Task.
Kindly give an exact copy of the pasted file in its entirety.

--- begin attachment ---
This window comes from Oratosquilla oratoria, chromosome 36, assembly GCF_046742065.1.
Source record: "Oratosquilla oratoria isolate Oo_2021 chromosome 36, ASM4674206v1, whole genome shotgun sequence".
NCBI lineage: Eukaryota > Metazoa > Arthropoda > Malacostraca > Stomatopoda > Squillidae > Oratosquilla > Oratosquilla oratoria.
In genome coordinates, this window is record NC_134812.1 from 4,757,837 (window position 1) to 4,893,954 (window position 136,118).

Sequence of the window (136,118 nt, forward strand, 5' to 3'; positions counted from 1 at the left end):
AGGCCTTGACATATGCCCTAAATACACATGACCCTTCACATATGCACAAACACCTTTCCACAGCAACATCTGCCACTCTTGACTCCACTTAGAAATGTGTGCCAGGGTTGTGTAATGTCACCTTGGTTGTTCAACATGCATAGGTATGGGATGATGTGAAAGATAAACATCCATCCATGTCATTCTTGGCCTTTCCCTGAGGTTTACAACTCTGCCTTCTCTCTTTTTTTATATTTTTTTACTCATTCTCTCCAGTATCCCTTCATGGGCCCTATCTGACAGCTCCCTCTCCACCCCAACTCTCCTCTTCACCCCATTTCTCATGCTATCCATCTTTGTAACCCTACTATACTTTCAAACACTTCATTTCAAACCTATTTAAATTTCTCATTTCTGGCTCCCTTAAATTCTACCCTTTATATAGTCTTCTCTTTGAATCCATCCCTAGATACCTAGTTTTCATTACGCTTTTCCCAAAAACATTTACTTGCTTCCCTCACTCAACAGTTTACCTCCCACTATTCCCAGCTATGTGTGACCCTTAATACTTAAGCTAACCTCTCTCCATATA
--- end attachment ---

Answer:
This window comes from Oratosquilla oratoria, chromosome 36, assembly GCF_046742065.1.
Source record: "Oratosquilla oratoria isolate Oo_2021 chromosome 36, ASM4674206v1, whole genome shotgun sequence".
NCBI lineage: Eukaryota > Metazoa > Arthropoda > Malacostraca > Stomatopoda > Squillidae > Oratosquilla > Oratosquilla oratoria.
In genome coordinates, this window is record NC_134812.1 from 4,757,837 (window position 1) to 4,893,954 (window position 136,118).

Sequence of the window (136,118 nt, forward strand, 5' to 3'; positions counted from 1 at the left end):
AGGCCTTGACATATGCCCTAAATACACATGACCCTTCACATATGCACAAACACCTTTCCACAGCAACATCTGCCACTCTTGACTCCACTTAGAAATGTGTGCCAGGGTTGTGTAATGTCACCTTGGTTGTTCAACATGCATAGGTATGGGATGATGTGAAAGATAAACATCCATCCATGTCATTCTTGGCCTTTCCCTGAGGTTTACAACTCTGCCTTCTCTCTTTTTTTATATTTTTTTACTCATTCTCTCCAGTATCCCTTCATGGGCCCTATCTGACAGCTCCCTCTCCACCCCAACTCTCCTCTTCACCCCATTTCTCATGCTATCCATCTTTGTAACCCTACTATACTTTCAAACACTTCATTTCAAACCTATTTAAATTTCTCATTTCTGGCTCCCTTAAATTCTACCCTTTATATAGTCTTCTCTTTGAATCCATCCCTAGATACCTAGTTTTCATTACGCTTTTCCCAAAAACATTTACTTGCTTCCCTCACTCAACAGTTTACCTCCCACTATTCCCAGCTATGTGTGACCCTTAATACTTAAGCTAACCTCTCTCCATATA